Whole cell (WC) Matrix Assisted Laser Desorption Ionization Time-Of-Flight Mass Spectrometry (MALDI-TOF MS) allows for classification and identification of micro-organisms through proteomic fingerprinting and comparison of the spectra with those in a reference database [17]. MALDI-TOF MS is also a straightforward and reproducible tool for rapidly scanning a variety of other proteomes, detecting and distinguishing hundreds of proteins and peptides in seconds [18]. Hence, several studies have attempted to exploit the WC-MALDI-TOF MS spectrum to detect virulence factors and resistance markers [19], but in the case of S. aureus virulence factors, the proof of concept remains to be made [19], [20].

The aim of the present study was to show that routine use of WC-MALDI-TOF MS produces reliable and (clinically) useful information with respect to S. aureus agr status. To this end, we have identified the spectral peaks corresponding to the delta-toxin in the MALDI-TOF MS spectrum produced during the routine MS-mediated microbiological identification process [21]. We have next assessed the production of delta-toxin in a collection of consecutive clinical isolates and correlated the results obtained with the clinical context.

thumbnail
Figure 1. Identification of the delta-toxin peak using purified delta-toxin and isogenic strains.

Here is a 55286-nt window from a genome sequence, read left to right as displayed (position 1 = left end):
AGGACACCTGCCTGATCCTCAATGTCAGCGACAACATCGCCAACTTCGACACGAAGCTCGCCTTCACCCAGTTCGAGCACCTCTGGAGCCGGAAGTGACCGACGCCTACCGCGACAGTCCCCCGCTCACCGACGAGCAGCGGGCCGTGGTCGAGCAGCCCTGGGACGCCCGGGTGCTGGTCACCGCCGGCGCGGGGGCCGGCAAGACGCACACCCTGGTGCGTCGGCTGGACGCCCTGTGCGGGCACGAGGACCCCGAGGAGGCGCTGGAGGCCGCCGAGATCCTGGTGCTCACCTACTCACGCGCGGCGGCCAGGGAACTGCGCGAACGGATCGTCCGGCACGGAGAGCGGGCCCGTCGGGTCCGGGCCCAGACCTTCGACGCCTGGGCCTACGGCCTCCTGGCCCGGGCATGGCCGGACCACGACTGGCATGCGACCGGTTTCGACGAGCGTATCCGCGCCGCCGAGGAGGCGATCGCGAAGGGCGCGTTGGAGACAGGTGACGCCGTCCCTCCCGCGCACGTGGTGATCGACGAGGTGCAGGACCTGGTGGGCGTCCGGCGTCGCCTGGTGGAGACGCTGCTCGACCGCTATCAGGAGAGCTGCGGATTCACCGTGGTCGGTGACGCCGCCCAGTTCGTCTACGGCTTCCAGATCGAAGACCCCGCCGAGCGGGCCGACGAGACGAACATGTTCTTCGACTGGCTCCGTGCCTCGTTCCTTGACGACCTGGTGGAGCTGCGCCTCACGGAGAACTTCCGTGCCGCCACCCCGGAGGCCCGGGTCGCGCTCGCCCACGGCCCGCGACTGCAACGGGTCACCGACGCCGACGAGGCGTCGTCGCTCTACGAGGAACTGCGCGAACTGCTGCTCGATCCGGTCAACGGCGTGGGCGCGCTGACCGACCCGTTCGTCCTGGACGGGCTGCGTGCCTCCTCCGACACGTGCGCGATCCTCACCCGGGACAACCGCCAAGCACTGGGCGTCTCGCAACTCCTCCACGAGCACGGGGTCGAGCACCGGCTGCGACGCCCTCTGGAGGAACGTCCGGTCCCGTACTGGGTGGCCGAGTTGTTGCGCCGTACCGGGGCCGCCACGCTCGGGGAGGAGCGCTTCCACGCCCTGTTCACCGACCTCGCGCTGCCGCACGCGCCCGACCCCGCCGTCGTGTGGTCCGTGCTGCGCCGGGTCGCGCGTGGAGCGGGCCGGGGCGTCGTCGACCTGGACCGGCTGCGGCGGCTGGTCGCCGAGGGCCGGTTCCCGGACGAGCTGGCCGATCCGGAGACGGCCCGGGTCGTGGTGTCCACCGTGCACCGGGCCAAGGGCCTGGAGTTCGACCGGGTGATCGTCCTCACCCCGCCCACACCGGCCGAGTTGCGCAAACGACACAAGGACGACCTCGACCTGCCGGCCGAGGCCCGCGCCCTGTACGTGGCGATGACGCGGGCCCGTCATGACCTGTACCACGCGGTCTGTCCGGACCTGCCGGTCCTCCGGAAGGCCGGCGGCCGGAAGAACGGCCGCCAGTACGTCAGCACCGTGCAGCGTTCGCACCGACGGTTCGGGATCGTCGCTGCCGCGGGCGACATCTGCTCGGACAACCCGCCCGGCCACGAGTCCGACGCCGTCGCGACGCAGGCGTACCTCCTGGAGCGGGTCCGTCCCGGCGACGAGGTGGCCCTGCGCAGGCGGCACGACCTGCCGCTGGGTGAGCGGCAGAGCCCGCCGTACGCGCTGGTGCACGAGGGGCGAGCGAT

Purified delta-toxin from wild-type Staphylococcus aureus (500 ng) or strains mutated in the accessory gene regulator (agr) locus were spotted on the target and analysed in the Matrix Assisted Laser Desorption Ionization – Time-of-Flight mass spectrometer with a mass-to-charge ratio (m/z) range of 2800 to 3200 Thomson (Th). Setting were as follows: mass range 2000–20000 Th; laser power 80 Volts; pulse extraction 8330 Th; number of laser fires per sample 500; noise cut off 10 mVolts with a minimum resolution of 300; Auto quality mode activated. The settings of the detector were according to the linear mode with a positive source of 20000 Th and a negative pulsed extraction at 2100 Th. The arrow in panel A indicates delta-toxin; additional peaks of 3024, 3040 and 3056 Th correspond to contaminants resulting from the purification of the toxin from S. aureus culture supernatant. Isogenic strains were: RN6390 (delta positive strain) RN6911 (full agr knock-out, delta negative strain) and LUG 950 (rnaIII knock-out, delta negative strain).